When I was a child, I had a sticker collection. I kept them in one of those spiral-bound, magnetic photo albums and loved the opportunity to trade and add to my collection. It was all the rage in the early 80s and even though times changed and I outgrew my collection, I never seemed to outgrow stickers. In fact, they were one of the things that drew me to scrapbooking in the first place.
These days, my friends rarely use stickers in their scrapbooks. They prefer die cuts or flowers or buttons or just about anything except stickers. I understand where they are coming from. In the early 90s we all sprinkled our pages with tiny Mrs. Grossman’s stickers — a look one of my friends refers to as a sticker sneeze. Like a sneeze where tiny droplets go everywhere, we covered our pages with tiny cartoon butterflies in colors nature never intended. It’s a look that is not only out of style, but never had any basis in art whatsoever. There was no place to rest your eye; no focal point; no triangle — just an odd mix of photos and tiny stickers.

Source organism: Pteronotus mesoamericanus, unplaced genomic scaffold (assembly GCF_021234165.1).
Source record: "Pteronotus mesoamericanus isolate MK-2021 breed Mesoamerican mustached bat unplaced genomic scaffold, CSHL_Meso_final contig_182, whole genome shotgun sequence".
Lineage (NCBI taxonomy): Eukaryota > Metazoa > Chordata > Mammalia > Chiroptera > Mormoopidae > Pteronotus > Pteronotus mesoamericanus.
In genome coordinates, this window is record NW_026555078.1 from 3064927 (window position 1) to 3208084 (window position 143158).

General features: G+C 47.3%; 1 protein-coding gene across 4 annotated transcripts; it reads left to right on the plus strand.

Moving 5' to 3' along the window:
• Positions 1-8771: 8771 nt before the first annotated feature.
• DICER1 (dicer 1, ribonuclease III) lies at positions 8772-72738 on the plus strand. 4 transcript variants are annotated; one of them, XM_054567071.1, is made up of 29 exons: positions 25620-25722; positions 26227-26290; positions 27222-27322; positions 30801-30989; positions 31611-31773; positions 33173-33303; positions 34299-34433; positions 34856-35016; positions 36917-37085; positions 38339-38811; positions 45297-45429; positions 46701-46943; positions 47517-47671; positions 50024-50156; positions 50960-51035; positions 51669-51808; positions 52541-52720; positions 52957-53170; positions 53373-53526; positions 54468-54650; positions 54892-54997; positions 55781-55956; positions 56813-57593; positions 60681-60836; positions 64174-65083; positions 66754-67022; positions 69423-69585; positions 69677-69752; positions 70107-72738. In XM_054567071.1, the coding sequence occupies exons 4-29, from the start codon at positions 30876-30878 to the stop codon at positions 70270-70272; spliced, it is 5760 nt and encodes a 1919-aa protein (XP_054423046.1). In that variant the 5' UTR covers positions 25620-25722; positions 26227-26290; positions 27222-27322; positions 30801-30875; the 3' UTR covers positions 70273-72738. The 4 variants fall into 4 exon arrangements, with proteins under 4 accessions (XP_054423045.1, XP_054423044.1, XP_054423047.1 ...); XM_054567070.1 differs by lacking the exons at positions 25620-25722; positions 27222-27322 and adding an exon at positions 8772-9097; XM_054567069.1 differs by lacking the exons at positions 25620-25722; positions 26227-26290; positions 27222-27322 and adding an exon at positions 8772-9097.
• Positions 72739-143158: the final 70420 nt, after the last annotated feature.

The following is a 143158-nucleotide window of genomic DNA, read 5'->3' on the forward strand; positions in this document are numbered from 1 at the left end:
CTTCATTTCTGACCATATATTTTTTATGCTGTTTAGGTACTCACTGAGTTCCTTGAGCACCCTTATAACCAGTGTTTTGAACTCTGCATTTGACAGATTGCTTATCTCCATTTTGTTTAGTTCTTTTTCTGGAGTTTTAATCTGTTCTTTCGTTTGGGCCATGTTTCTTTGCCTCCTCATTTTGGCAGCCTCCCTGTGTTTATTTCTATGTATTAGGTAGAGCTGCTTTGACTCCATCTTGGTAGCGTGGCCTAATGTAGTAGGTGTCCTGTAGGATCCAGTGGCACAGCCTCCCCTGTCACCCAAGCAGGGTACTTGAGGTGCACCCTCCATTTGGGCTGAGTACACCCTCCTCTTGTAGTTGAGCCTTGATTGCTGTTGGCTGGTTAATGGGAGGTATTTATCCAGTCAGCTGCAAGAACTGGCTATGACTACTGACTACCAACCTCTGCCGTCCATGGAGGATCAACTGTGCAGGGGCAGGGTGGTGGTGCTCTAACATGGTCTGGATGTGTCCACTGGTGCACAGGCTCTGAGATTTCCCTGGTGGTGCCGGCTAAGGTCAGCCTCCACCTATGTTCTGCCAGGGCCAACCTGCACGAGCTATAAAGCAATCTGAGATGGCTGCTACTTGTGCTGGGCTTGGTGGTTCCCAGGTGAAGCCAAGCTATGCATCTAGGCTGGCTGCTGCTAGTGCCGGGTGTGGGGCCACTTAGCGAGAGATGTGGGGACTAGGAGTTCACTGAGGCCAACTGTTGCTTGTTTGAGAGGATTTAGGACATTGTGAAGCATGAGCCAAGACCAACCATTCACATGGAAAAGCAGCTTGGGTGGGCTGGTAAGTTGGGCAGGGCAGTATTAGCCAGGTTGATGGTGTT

So, I understand why many of my friends cringe at the word sticker.
But, given the right style, the right attention and the right design, stickers can still participate in amazing scrapbook pages.
On this page, I used stickers for the title, as a journaling block, and as accents. They, along with the plaid and denim papers, are all made by Simple Stories and are part of their Summer Fresh line. I love this line and have used it on many projects and pages so far. It reminds me of days gone by when life was slower and simpler. And I love the color palate — yellow, red, denim, blue and green.
Here, I used a sticker border on the edge of the denim paper for a unique look. I love that they match perfectly — something not all companies can achieve. I also added a few word stickers to fill in a blank space.
Here’s another look at the border … the scallop is the sticker, the plain denim is paper. Simple Stories includes several fonts on their letter sticker sheet. I used two of them for the title.
The flowers and jars are also stickers.
And, since I like to alter everything, I used my Cricut to create labels for the jars after my husband made the pickles. Here’s a better photo:
I used the Preserves cartridge to make the labels both for the lids and the jars. The word pickles uses the Opposite Attracts font and I used my Gypsy to weld the letters together into a word. I used my Xyron to turn the words into stickers and adhered them to the labels.
Finding an adhesive that would stick to the jars was challenging, since they are not smooth. However, Glue Lines by Glue Dots seemed to do the job just fine.